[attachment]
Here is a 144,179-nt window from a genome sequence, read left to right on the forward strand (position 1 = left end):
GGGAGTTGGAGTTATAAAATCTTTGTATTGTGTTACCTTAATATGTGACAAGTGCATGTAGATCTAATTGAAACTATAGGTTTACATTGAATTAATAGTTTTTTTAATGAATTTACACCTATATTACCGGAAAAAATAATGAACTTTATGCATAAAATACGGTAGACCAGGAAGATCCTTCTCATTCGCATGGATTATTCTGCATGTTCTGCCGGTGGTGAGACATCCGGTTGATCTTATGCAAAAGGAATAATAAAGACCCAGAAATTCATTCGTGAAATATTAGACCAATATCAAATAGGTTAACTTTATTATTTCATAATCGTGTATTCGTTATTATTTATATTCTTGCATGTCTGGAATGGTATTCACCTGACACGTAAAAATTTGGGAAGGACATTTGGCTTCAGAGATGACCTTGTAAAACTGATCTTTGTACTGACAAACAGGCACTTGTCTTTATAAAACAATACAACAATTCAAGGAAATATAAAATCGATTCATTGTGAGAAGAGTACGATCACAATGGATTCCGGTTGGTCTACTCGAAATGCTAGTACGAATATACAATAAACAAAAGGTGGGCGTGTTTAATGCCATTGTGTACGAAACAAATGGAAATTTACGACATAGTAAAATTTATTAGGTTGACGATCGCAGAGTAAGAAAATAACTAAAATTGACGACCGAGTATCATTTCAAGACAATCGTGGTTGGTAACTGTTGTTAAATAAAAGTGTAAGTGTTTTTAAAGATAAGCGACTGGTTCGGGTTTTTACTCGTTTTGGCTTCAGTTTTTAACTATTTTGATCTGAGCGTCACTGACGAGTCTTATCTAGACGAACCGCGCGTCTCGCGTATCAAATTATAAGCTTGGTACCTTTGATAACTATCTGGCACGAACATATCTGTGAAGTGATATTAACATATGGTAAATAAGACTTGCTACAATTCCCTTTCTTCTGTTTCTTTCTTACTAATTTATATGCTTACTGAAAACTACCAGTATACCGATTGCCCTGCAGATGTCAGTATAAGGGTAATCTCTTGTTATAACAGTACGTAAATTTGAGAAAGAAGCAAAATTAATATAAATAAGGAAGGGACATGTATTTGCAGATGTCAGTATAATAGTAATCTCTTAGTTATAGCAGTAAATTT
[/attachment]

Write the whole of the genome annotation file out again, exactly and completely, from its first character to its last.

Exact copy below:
Here is a 144,179-nt window from a genome sequence, read left to right on the forward strand (position 1 = left end):
GGGAGTTGGAGTTATAAAATCTTTGTATTGTGTTACCTTAATATGTGACAAGTGCATGTAGATCTAATTGAAACTATAGGTTTACATTGAATTAATAGTTTTTTTAATGAATTTACACCTATATTACCGGAAAAAATAATGAACTTTATGCATAAAATACGGTAGACCAGGAAGATCCTTCTCATTCGCATGGATTATTCTGCATGTTCTGCCGGTGGTGAGACATCCGGTTGATCTTATGCAAAAGGAATAATAAAGACCCAGAAATTCATTCGTGAAATATTAGACCAATATCAAATAGGTTAACTTTATTATTTCATAATCGTGTATTCGTTATTATTTATATTCTTGCATGTCTGGAATGGTATTCACCTGACACGTAAAAATTTGGGAAGGACATTTGGCTTCAGAGATGACCTTGTAAAACTGATCTTTGTACTGACAAACAGGCACTTGTCTTTATAAAACAATACAACAATTCAAGGAAATATAAAATCGATTCATTGTGAGAAGAGTACGATCACAATGGATTCCGGTTGGTCTACTCGAAATGCTAGTACGAATATACAATAAACAAAAGGTGGGCGTGTTTAATGCCATTGTGTACGAAACAAATGGAAATTTACGACATAGTAAAATTTATTAGGTTGACGATCGCAGAGTAAGAAAATAACTAAAATTGACGACCGAGTATCATTTCAAGACAATCGTGGTTGGTAACTGTTGTTAAATAAAAGTGTAAGTGTTTTTAAAGATAAGCGACTGGTTCGGGTTTTTACTCGTTTTGGCTTCAGTTTTTAACTATTTTGATCTGAGCGTCACTGACGAGTCTTATCTAGACGAACCGCGCGTCTCGCGTATCAAATTATAAGCTTGGTACCTTTGATAACTATCTGGCACGAACATATCTGTGAAGTGATATTAACATATGGTAAATAAGACTTGCTACAATTCCCTTTCTTCTGTTTCTTTCTTACTAATTTATATGCTTACTGAAAACTACCAGTATACCGATTGCCCTGCAGATGTCAGTATAAGGGTAATCTCTTGTTATAACAGTACGTAAATTTGAGAAAGAAGCAAAATTAATATAAATAAGGAAGGGACATGTATTTGCAGATGTCAGTATAATAGTAATCTCTTAGTTATAGCAGTAAATTT